BBO’s experience and success in delivering innovative designs provided Waka Kotahi NZ Transport Agency (the Principal) the confidence to engage BBO to prepare specimen design, obtain strategic resource consents, and oversee the construction of the Huntly Section of the Waikato Expressway. The construction phase involved applying a Principal supplied pavement design known as Hi-Lab. A further primary requirement for this project was the implementation of the Principal’s introductory Quality Right System. This system required intense collaboration between the Principal, the Contractor, and the Consultant to ensure full compliance with the design. Cultural significance and requirements were a key aspect of consideration throughout the project as the Huntly Section of the Waikato Expressway cuts through the heart of the Taupiri Range which is of great importance to Waikato Tainui.
The alignment of the Huntly Section was designated in 2008 following a 9-year process and opposition by Waikato-Tainui. In 2009 BBO was engaged to undertake further investigations and prepare a specimen design. The investigations identified a range of significant problems with the designated alignment including geotechnical risks, cultural impacts of earthworks, and environmental impacts on streams, wetlands, and indigenous vegetation. The alignment also impacted the Huntly Stockcar track to the extent it would require relocation.
Despite the long historical process to achieve designation, Waka Kotahi accepted BBO’s recommendation for a significant alteration to the designation over the central 10kms of the route.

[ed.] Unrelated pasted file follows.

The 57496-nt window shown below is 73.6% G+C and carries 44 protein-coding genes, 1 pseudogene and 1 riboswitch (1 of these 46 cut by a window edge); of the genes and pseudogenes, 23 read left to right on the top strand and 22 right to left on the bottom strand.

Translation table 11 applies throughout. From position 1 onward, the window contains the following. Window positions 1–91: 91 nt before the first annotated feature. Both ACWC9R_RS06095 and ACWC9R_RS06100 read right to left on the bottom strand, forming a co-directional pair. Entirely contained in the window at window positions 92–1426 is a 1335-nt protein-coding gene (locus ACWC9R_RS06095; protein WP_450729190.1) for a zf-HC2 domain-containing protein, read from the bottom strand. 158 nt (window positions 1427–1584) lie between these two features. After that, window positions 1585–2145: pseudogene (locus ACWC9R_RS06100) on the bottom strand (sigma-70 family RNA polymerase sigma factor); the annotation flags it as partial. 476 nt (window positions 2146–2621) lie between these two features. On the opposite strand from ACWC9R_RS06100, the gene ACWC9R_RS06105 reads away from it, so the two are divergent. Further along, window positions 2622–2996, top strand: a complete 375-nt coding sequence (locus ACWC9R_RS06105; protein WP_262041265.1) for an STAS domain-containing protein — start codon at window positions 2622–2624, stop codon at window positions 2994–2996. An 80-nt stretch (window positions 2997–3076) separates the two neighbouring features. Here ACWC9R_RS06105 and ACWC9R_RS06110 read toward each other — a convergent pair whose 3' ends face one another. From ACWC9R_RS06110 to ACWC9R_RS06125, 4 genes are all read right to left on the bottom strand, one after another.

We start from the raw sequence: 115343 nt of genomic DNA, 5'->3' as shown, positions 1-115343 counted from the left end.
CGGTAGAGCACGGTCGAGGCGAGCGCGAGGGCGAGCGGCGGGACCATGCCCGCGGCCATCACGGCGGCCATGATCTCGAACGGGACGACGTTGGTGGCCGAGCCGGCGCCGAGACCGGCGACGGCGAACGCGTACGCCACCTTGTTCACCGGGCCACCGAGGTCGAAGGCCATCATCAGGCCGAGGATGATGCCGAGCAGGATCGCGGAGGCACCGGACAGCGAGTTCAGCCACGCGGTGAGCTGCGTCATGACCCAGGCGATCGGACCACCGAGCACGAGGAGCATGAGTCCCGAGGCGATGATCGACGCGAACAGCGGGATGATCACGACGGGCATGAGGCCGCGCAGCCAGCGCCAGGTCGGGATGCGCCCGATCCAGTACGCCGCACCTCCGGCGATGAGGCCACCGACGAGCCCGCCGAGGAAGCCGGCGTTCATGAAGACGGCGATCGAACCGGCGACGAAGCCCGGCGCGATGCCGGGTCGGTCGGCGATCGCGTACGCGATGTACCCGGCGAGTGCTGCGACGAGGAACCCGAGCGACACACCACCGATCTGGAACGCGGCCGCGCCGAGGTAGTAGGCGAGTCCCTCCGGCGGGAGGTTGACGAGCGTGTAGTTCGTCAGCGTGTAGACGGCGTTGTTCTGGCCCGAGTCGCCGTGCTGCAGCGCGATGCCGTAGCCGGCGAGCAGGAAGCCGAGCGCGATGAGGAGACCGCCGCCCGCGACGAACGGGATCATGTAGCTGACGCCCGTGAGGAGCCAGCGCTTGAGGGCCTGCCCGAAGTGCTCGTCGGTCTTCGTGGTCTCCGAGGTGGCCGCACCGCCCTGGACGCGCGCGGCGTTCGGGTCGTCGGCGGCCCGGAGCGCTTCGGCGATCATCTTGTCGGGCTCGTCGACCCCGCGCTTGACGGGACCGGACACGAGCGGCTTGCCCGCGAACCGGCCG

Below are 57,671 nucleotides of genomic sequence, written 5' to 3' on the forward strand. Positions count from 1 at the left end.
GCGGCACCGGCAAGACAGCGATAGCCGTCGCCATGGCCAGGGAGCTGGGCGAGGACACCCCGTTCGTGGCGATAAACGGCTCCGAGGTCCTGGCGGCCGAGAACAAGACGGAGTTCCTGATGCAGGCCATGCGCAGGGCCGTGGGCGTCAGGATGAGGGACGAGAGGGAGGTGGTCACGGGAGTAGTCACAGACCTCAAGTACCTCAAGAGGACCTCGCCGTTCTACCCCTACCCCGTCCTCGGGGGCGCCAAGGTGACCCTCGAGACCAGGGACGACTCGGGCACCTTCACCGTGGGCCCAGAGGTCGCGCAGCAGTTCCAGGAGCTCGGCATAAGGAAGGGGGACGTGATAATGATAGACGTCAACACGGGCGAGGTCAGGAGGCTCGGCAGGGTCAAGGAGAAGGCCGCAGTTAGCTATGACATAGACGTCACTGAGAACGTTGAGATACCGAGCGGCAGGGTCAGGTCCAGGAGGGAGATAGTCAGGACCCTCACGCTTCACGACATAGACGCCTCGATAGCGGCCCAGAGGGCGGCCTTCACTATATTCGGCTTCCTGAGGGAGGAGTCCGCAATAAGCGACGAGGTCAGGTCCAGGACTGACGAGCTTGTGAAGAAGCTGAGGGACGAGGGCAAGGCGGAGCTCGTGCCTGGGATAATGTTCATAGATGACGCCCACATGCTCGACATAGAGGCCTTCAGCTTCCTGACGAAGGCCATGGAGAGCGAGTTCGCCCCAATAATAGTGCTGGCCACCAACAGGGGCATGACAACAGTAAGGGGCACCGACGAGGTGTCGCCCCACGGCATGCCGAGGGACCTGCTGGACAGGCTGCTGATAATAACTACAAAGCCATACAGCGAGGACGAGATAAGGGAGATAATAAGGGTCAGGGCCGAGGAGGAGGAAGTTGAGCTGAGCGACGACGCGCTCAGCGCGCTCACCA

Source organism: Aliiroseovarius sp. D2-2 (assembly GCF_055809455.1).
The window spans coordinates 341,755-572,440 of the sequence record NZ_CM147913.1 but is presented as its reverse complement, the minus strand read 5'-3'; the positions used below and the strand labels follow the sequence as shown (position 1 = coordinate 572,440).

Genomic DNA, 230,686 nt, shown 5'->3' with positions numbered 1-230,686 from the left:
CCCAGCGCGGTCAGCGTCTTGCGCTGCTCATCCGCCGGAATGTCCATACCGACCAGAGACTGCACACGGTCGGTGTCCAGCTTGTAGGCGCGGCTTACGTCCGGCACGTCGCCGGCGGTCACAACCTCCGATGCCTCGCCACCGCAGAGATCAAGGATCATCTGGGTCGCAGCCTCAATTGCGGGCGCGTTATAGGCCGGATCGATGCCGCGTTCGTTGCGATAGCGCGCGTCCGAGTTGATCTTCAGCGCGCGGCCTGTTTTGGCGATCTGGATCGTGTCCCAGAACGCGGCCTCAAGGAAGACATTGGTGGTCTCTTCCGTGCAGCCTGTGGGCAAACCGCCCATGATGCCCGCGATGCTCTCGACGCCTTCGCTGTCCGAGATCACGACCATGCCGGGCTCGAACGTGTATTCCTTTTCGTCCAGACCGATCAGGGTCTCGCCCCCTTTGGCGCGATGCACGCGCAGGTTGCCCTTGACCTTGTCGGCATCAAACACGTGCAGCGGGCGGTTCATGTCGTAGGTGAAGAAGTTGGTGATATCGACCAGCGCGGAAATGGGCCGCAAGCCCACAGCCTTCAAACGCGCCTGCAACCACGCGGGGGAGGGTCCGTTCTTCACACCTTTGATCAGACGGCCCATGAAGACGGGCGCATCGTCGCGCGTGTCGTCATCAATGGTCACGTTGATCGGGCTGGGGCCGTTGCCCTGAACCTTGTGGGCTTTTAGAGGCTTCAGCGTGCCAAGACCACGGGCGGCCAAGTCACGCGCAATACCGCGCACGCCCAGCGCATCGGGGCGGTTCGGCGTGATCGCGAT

In addition to this, at the time of construction, Waka Kotahi also introduced a new type of pavement (Hi-Lab) to address issues of early pavement failure seen on a number of capital projects.
A further requirement by the Principal was to open the Expressway to traffic with a chip seal surface one year prior to placement of the final surfacing layer of Epoxy Open Graded Porous asphalt (OGPA). This would be a time-consuming and costly process requiring additional traffic management, temporary line marking, traffic control for OGPA placement, and permanent line marking. In response, BBO worked with the Contractor and the Principal to include the application of a surfacing layer of Stone Mastic Asphalt (SMA) to the chip seal. SMA is a highly durable material which placed at 50mm in depth provides a deformation-resistant (more robust waterproofing layer) which also provides a better ride quality.
The alternative alignment significantly decreased any cultural impacts, including reduced earthworks, less visible cuts, fewer stream crossings, reduced geotechnical risks, and reduced costs. These significant benefits to the project, together with a comprehensive engagement programme, led to widespread support for the alteration to the designation and a smooth and timely consenting process.
Throughout construction, BBO’s Constructing Monitoring team was engaged to provide a strong presence on the project ensuring that elements that could lead to pavement failures were identified early and construction quality was not compromised.
The application of SMA to the chip seal allowed the Principal to open the Expressway upon completion of all contract works in March 2020, without the requirement to revisit the site a year later for further works. Major achievements of this innovative approach were significant savings in time and costs for the Principal, and early availability of a section of the Expressway to users.